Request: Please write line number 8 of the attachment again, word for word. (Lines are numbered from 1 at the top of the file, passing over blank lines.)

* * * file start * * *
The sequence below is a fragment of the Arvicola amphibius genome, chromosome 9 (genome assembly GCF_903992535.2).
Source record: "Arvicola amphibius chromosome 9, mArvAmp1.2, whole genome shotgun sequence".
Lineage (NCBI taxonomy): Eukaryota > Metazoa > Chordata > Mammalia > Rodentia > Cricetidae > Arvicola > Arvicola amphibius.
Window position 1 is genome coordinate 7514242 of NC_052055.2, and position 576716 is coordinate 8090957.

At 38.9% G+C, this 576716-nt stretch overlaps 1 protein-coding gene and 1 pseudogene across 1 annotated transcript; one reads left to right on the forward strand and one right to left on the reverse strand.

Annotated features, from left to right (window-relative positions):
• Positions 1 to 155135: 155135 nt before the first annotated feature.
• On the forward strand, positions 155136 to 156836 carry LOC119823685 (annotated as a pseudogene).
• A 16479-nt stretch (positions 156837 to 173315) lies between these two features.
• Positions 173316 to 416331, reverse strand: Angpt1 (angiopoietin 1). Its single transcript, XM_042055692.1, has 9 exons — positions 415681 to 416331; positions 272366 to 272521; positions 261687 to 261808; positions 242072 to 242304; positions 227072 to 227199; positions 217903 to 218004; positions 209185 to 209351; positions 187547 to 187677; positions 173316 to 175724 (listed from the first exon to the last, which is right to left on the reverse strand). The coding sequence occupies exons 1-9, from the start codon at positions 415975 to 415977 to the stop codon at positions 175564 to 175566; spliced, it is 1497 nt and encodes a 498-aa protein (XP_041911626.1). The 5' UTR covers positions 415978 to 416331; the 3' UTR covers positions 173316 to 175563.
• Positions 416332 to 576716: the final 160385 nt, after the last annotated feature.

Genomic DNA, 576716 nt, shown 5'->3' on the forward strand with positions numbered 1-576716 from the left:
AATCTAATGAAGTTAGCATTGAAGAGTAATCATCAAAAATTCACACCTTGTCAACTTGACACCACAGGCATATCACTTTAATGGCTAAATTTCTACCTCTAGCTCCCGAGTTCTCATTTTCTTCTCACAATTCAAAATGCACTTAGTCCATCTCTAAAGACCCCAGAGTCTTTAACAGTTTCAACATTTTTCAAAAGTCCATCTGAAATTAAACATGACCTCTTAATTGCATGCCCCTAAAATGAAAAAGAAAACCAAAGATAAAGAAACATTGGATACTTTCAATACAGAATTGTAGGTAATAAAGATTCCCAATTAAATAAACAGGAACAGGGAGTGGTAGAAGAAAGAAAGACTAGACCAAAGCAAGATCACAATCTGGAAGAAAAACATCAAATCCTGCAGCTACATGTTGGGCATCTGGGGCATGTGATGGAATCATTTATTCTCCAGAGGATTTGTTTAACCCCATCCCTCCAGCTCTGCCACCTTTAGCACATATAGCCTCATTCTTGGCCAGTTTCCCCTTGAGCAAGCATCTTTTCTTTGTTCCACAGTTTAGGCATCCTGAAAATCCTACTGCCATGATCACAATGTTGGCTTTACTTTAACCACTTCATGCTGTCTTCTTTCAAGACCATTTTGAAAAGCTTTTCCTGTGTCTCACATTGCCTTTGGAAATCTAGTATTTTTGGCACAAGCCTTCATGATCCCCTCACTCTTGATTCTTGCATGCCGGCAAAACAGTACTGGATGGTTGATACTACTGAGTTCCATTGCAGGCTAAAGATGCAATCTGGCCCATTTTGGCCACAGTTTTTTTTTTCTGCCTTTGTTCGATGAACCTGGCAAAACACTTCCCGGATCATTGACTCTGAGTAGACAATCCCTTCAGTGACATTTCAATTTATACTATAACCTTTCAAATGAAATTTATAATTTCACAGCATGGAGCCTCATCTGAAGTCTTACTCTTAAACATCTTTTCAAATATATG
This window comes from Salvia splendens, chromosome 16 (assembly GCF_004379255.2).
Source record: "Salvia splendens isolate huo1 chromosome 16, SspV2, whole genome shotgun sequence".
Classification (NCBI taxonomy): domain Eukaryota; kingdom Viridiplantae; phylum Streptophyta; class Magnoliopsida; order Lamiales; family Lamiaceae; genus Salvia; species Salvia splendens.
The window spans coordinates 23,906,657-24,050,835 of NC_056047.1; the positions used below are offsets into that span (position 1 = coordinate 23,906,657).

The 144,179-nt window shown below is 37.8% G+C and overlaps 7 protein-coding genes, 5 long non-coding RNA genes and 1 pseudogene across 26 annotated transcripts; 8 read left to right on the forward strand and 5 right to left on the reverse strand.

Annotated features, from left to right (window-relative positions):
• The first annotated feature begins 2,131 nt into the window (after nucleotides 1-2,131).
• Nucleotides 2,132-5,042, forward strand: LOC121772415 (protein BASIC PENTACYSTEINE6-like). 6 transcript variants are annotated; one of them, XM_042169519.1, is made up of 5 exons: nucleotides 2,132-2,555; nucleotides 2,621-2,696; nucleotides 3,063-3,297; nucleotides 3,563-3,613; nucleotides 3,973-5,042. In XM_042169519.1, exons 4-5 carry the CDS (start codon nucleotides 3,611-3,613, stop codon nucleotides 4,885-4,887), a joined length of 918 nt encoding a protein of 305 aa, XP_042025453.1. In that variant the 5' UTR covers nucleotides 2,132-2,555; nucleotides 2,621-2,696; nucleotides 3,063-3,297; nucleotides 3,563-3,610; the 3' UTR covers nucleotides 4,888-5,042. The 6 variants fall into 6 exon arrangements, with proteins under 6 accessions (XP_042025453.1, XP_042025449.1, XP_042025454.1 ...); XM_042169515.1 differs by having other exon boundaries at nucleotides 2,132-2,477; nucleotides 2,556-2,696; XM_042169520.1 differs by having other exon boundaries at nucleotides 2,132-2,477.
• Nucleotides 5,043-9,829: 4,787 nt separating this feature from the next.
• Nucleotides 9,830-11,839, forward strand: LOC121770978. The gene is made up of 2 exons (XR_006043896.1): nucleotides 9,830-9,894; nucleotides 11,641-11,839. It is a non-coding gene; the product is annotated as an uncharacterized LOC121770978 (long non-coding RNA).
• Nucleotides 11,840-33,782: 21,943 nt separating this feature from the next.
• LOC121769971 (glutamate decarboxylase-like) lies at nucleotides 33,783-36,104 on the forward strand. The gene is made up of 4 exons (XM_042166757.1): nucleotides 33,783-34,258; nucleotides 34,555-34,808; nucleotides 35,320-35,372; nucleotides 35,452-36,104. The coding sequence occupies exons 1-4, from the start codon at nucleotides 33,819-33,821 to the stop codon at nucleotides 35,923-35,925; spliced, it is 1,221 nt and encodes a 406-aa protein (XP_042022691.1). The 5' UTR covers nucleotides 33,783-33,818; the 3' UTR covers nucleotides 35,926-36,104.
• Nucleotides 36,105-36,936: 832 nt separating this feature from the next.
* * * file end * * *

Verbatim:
• On the forward strand, positions 155136 to 156836 carry LOC119823685 (annotated as a pseudogene).